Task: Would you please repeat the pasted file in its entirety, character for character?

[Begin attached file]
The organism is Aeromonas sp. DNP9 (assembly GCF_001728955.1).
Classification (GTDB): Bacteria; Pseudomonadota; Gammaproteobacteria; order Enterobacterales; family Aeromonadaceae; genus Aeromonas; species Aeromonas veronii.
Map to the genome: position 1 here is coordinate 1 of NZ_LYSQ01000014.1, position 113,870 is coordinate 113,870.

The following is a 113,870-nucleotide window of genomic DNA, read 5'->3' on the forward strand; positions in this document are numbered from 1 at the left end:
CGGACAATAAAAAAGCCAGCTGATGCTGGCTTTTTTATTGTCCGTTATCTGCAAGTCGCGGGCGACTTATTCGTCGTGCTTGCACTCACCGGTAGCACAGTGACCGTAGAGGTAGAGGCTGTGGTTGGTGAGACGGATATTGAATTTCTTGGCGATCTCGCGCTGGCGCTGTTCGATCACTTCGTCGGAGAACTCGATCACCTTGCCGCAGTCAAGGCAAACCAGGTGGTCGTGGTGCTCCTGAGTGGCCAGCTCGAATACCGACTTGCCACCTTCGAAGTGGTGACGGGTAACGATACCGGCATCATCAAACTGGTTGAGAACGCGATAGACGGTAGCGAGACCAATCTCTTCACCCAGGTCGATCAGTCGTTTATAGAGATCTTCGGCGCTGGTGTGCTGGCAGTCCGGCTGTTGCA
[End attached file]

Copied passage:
The organism is Aeromonas sp. DNP9 (assembly GCF_001728955.1).
Classification (GTDB): Bacteria; Pseudomonadota; Gammaproteobacteria; order Enterobacterales; family Aeromonadaceae; genus Aeromonas; species Aeromonas veronii.
Map to the genome: position 1 here is coordinate 1 of NZ_LYSQ01000014.1, position 113,870 is coordinate 113,870.

The following is a 113,870-nucleotide window of genomic DNA, read 5'->3' on the forward strand; positions in this document are numbered from 1 at the left end:
CGGACAATAAAAAAGCCAGCTGATGCTGGCTTTTTTATTGTCCGTTATCTGCAAGTCGCGGGCGACTTATTCGTCGTGCTTGCACTCACCGGTAGCACAGTGACCGTAGAGGTAGAGGCTGTGGTTGGTGAGACGGATATTGAATTTCTTGGCGATCTCGCGCTGGCGCTGTTCGATCACTTCGTCGGAGAACTCGATCACCTTGCCGCAGTCAAGGCAAACCAGGTGGTCGTGGTGCTCCTGAGTGGCCAGCTCGAATACCGACTTGCCACCTTCGAAGTGGTGACGGGTAACGATACCGGCATCATCAAACTGGTTGAGAACGCGATAGACGGTAGCGAGACCAATCTCTTCACCCAGGTCGATCAGTCGTTTATAGAGATCTTCGGCGCTGGTGTGCTGGCAGTCCGGCTGTTGCA